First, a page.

Worldwide, there are 16 million NGVs and US has only 110,000 of them. Many of these vans and buses should be converted to CNG.

keep your hands off my Natural Gas- that stuff heats my house. Its cheap now- wait and see what happens if we double demand for it.
I can't seem to find info on excise tax for CNG.

AT&T should have waited for the new Ram CV cargo vans.

I have nearly 30 years experience with CNG vehicles. The 'mix' of gases in CNG is not a factor. Natural gas is primarily methane, and there is no appreciable difference in any CNG sold as a motor fuel in the U.S.. It is true that typical vehicle CNG systems have a refueling pressure of 3,600 psi, but given the available BTU's of a cubic foot of NG, that pressure is necessary to give the vehicle decent range. CNG vehicles have been successfully used by fleets for decades, and I think CNG will become a more popular alternative fuel for the public as time goes on. It may not be 'the' solution for many drivers, but it has its benefits.

I agree with Mr knowital. Even with the low price of NG its expensive to heat my modest house in the winter. If the cost of gas gets prohibitively high I can always make other arangements to get to work but the house has to stay warm.


You are right,it will raise your home natural gas prices up,same with electric cars will drastically raise your home electricity bill.There is no free lunch people,just more taxes,higher prices !!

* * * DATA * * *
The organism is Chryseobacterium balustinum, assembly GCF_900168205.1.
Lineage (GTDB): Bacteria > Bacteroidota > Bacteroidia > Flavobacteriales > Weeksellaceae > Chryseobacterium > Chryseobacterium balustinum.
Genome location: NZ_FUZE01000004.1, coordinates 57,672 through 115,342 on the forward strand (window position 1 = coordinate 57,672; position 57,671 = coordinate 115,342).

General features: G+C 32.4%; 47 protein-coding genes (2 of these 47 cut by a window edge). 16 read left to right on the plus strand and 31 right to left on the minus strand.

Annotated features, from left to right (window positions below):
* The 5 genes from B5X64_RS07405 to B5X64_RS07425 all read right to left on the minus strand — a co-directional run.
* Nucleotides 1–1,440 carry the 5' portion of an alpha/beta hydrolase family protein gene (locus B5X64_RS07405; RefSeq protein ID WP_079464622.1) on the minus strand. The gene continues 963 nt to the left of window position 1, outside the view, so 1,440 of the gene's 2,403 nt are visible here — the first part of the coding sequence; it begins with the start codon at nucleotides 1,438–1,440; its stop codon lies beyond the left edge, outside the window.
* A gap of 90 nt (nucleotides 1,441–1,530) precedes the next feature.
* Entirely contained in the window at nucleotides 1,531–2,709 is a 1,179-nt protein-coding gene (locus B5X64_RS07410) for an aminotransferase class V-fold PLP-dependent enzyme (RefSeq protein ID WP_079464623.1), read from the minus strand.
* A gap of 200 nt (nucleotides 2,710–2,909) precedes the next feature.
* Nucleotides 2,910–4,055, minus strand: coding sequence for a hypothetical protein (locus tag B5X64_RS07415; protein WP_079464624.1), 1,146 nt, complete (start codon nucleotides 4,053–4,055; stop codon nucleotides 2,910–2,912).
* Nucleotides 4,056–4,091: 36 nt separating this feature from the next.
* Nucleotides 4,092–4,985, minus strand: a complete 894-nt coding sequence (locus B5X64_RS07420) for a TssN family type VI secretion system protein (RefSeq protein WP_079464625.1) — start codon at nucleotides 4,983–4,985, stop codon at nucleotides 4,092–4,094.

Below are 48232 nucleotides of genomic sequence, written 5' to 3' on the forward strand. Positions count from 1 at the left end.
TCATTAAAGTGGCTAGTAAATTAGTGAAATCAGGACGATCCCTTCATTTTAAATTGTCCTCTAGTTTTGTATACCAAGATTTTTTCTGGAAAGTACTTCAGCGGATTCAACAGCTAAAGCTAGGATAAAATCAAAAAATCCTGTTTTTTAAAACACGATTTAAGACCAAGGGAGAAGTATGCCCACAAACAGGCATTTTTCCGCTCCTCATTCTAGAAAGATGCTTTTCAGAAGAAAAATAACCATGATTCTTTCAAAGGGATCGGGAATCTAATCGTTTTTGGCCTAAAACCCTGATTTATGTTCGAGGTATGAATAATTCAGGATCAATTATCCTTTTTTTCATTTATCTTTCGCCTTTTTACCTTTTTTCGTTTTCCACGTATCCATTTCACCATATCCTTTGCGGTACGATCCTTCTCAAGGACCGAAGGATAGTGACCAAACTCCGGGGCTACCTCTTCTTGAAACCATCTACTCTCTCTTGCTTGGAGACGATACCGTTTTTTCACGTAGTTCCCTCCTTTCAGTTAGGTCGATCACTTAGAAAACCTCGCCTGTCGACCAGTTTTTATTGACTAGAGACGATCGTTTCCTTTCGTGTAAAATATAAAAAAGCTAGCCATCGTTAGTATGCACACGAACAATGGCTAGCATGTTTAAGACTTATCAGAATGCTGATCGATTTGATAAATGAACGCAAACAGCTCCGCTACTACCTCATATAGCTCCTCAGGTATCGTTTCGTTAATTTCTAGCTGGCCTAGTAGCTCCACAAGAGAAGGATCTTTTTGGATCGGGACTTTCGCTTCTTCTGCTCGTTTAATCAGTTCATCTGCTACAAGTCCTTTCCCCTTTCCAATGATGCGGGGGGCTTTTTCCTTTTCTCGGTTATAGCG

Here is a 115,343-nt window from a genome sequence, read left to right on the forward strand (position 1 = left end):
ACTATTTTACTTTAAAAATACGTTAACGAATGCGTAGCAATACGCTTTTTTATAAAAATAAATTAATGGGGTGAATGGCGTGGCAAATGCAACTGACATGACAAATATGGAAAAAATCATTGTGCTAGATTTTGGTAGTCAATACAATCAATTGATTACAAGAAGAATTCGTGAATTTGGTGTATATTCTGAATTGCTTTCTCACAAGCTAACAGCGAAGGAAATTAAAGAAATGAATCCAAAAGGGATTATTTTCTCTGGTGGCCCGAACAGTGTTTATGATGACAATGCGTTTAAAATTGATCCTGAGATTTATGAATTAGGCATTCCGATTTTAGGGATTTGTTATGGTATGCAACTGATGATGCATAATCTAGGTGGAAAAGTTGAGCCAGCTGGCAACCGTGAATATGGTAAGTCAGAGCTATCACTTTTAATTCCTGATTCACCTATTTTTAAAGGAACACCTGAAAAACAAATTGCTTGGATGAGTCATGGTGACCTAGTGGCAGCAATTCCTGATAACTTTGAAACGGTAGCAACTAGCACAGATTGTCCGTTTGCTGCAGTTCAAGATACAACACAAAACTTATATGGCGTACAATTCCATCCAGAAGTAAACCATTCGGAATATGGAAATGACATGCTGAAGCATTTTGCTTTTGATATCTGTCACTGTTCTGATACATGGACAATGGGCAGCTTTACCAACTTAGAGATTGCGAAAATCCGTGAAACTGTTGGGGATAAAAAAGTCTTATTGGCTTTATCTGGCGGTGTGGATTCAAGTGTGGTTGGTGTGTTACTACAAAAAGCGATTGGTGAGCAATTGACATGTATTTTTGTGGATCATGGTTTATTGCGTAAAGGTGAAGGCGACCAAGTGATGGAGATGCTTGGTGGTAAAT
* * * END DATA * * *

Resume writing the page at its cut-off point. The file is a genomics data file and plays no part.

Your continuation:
Same thing with electric cars,the government is all over this so-called climate change (total scam)So they want electric cars,and it will raise the electricity rates drastically,the President even said under his plan the electricity rates will sky rocket !!

They have free plug in centers for your electric car in some cities now,just wait until there are more electric cars,no more free charge,then your home will be $2000 a month for electricity,plus the government wont have the gas tax (government makes more profit off gas than the oil companies) so there will be a pay per mile and road toll on every road ..They have talked and planned this already,my brother in-law is in local politics,we are better off paying $4 a gallon than electric cars people are so,so misled !

Furthermore,I had a duel fuel gas & natural gas powered vehicle years ago,and your gas mileage is not as good as regular gas.Basically 2 full tanks of natural gas worked out to a 1/4 tank of regular fuel,I had 2 huge tanks in my van and I always had to fill it up,was a pain finding stations to fill it up since it wasnt as efficient.

We have plenty of oil in America,the government doesnt want wealth here,spreading the wealth means ,spreading the wealth to other countries.They are spending American tax payer money to fund oil drilling in Brazil,that makes sense doesnt it !!! While they are against it here,throwing away high paying ,money making jobs..Yeah,spread the wealth other countries..

At least with CNG, you are not sending the money out of the country and you can fill up your tank at home, if you have a natural gas line.

I do not understand why CNG is not huge.

this is nice post and having a good status in the market, it is also called the house of knowledge,